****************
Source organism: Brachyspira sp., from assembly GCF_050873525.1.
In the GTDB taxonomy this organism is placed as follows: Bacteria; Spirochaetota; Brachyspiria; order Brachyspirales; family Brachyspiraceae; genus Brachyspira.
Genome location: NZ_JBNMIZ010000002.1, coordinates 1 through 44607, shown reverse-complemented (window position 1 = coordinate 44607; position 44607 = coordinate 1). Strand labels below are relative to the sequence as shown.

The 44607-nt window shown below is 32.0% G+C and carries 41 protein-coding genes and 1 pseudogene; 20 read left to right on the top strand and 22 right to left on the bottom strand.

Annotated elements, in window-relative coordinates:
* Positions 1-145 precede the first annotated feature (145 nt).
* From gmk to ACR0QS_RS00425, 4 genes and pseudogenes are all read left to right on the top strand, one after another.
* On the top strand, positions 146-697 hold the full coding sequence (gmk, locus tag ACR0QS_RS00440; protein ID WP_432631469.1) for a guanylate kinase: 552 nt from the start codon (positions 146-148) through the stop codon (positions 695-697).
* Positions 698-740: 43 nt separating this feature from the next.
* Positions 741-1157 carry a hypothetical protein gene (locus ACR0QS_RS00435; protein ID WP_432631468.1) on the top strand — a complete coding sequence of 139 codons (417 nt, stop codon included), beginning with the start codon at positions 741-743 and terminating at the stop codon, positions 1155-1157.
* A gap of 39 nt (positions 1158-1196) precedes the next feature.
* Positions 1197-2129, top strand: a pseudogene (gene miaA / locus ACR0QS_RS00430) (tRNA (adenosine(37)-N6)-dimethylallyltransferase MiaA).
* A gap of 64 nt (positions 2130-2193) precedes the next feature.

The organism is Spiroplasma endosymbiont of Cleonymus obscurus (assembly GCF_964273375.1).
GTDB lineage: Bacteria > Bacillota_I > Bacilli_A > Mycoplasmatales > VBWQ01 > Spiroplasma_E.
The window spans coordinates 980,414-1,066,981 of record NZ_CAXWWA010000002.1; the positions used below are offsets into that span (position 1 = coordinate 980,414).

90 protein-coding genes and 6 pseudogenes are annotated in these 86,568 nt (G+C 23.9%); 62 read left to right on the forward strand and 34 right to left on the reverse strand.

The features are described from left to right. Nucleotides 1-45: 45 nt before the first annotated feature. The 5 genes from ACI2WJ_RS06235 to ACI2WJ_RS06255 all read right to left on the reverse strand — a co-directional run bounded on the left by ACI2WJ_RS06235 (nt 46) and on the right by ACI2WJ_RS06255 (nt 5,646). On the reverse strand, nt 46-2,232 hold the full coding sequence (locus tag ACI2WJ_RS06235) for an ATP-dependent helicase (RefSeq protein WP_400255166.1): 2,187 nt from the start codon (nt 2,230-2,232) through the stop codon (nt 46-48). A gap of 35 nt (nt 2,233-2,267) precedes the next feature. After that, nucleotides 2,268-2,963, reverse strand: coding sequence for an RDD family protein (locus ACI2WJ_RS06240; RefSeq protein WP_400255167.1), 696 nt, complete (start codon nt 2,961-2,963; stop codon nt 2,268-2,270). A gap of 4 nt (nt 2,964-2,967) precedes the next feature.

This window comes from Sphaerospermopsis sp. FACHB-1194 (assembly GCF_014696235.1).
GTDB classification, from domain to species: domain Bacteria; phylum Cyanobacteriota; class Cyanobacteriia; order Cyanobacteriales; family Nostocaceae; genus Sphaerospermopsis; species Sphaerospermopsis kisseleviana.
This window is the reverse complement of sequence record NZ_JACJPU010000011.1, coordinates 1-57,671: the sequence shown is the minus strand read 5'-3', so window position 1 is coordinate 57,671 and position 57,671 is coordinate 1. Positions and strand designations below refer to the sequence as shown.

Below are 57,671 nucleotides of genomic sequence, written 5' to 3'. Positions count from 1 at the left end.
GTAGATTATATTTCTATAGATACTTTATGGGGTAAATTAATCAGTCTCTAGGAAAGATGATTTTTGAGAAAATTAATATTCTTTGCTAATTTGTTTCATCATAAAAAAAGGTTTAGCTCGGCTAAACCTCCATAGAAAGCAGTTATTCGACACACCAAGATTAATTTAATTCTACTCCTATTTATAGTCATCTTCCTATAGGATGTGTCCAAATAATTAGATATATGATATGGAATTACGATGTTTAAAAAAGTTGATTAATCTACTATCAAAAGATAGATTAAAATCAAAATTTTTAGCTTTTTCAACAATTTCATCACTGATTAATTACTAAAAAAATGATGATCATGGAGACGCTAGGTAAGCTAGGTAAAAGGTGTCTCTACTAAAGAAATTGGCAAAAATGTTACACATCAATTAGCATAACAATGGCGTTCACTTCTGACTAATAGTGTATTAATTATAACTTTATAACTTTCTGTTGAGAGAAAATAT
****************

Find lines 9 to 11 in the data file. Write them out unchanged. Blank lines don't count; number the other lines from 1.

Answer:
* Positions 698-740: 43 nt separating this feature from the next.
* Positions 741-1157 carry a hypothetical protein gene (locus ACR0QS_RS00435; protein ID WP_432631468.1) on the top strand — a complete coding sequence of 139 codons (417 nt, stop codon included), beginning with the start codon at positions 741-743 and terminating at the stop codon, positions 1155-1157.
* A gap of 39 nt (positions 1158-1196) precedes the next feature.